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Axiata CEO signals interest in raising stake in Singapore's M1
[KUALA LUMPUR] Axiata Group Bhd chief executive officer Jamaludin Ibrahim signalled Malaysia's biggest mobile-phone operator would be interested in raising its stake in Singapore's M1 Ltd as part of plans to turn the company into a bigger regional carrier.
"Strategically, it will be good for us to increase the stake," Mr Jamaludin, 57, said in an interview in his office in Kuala Lumpur last week, though he added that no negotiations were under way.
"If the price is right, we will seriously consider it."
Increasing its stake in M1 would build on Axiata's presence in South and South-east Asia, where it already controls operators in Indonesia, Sri Lanka, Bangladesh and Cambodia.
Still, Singapore is facing the prospects of mounting competition as the government is seeking to award the city-state's fourth license to run a mobile-phone carrier.
Axiata is M1's biggest shareholder with a 28.5 per cent stake, followed by the 19.2 per cent held by Temasek Holdings Pte Ltd's Keppel Corp, according to data compiled by Bloomberg.
People familiar with the matter said earlier this year that Temasek was weighing the possibility of Keppel selling its stake in M1.
For now, Mr Jamaludin said he's satisfied with Axiata's current holdings and isn't planning any major mergers and acquisitions.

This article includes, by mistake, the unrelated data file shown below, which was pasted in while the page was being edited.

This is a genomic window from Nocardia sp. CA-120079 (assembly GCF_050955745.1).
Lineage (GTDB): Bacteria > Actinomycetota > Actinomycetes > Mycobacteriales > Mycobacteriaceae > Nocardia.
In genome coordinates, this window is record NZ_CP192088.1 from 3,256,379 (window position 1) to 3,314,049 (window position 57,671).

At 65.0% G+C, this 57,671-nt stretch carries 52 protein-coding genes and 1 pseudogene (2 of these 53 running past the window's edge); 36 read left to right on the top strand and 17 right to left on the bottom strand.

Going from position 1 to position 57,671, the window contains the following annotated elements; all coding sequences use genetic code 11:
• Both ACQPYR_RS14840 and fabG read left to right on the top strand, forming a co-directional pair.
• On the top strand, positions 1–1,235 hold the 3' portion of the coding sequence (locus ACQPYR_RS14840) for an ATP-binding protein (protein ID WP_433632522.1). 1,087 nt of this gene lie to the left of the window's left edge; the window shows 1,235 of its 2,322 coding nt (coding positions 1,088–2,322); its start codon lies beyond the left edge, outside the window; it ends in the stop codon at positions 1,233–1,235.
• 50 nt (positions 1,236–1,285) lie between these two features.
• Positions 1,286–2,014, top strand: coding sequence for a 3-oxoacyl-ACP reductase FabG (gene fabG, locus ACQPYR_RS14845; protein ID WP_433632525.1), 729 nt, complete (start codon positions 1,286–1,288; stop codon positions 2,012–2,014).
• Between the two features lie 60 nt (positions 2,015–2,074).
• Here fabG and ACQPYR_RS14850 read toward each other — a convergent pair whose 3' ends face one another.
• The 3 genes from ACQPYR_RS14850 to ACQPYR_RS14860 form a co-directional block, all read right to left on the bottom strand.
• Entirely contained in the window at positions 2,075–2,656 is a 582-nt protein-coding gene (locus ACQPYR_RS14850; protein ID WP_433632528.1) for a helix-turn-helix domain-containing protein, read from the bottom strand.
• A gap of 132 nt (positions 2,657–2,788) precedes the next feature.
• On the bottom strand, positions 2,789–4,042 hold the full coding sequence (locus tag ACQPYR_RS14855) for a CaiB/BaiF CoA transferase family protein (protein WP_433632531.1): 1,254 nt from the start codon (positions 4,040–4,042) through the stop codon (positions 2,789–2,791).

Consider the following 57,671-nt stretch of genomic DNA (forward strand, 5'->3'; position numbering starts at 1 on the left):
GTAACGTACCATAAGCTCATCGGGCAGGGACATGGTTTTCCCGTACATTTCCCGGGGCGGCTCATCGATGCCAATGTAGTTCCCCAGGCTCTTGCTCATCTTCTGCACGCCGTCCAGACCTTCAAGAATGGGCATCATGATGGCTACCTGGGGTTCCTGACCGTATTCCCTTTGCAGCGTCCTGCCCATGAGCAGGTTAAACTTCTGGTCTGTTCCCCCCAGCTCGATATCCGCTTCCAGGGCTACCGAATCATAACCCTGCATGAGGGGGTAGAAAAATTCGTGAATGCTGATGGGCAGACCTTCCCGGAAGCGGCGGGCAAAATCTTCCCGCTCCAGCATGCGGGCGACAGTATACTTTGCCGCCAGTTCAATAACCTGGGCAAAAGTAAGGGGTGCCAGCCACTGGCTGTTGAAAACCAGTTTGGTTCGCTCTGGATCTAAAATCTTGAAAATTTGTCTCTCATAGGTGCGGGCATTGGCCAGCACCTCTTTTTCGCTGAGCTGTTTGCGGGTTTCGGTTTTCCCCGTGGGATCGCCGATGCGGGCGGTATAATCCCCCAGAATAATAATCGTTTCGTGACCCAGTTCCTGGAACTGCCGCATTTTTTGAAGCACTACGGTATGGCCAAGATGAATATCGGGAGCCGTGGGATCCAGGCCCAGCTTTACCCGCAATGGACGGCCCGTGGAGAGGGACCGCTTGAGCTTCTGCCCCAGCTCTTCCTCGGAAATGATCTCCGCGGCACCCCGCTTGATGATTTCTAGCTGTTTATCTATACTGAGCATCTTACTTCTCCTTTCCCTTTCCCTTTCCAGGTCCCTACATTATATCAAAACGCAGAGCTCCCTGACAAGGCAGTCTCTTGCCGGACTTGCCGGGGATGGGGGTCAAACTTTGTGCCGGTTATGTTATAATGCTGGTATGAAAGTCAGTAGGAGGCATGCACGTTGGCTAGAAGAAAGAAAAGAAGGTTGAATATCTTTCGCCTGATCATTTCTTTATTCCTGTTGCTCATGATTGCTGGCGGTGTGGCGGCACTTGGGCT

"We are generally happy with what we have," he said.
"Realistically, even if I want to go into another country, the opportunity is not there or it doesn't make sense."
He singled out India as an example. Axiata has no plan to raise or cut the company's 20 per cent stake in Idea Cellular Ltd, the nation's third largest wireless carrier, as expansion in the country would require "huge" investments, Mr Jamaludin said. That's why they need partners like the Birla family, which controls Idea, he said.
The Axiata CEO also said that countries can afford to have three operators so that there's enough competition. In regards to Singapore's plan to have a fourth wireless carrier, he said that would result in "one too many" players in that market.
The plan for next five years is to build Axiata into a "digital generation" company. Mr Jamaludin is looking to expand the number of telecom towers in Asean and South Asia to 26,000 from 16,000 within three years and to eventually IPO the assets. He's comfortable with Axiata's debt levels being 2.5 times earnings before interest, taxes, depreciation and amortisation.
Despite management guiding for lower earnings in 2016, he's confident 2017 will be a different story. Axiata will probably post RM2.03 billion (S$674 million) in net income for 2016 and RM2.31 billion in 2017, according to the average analyst estimate compiled by Bloomberg.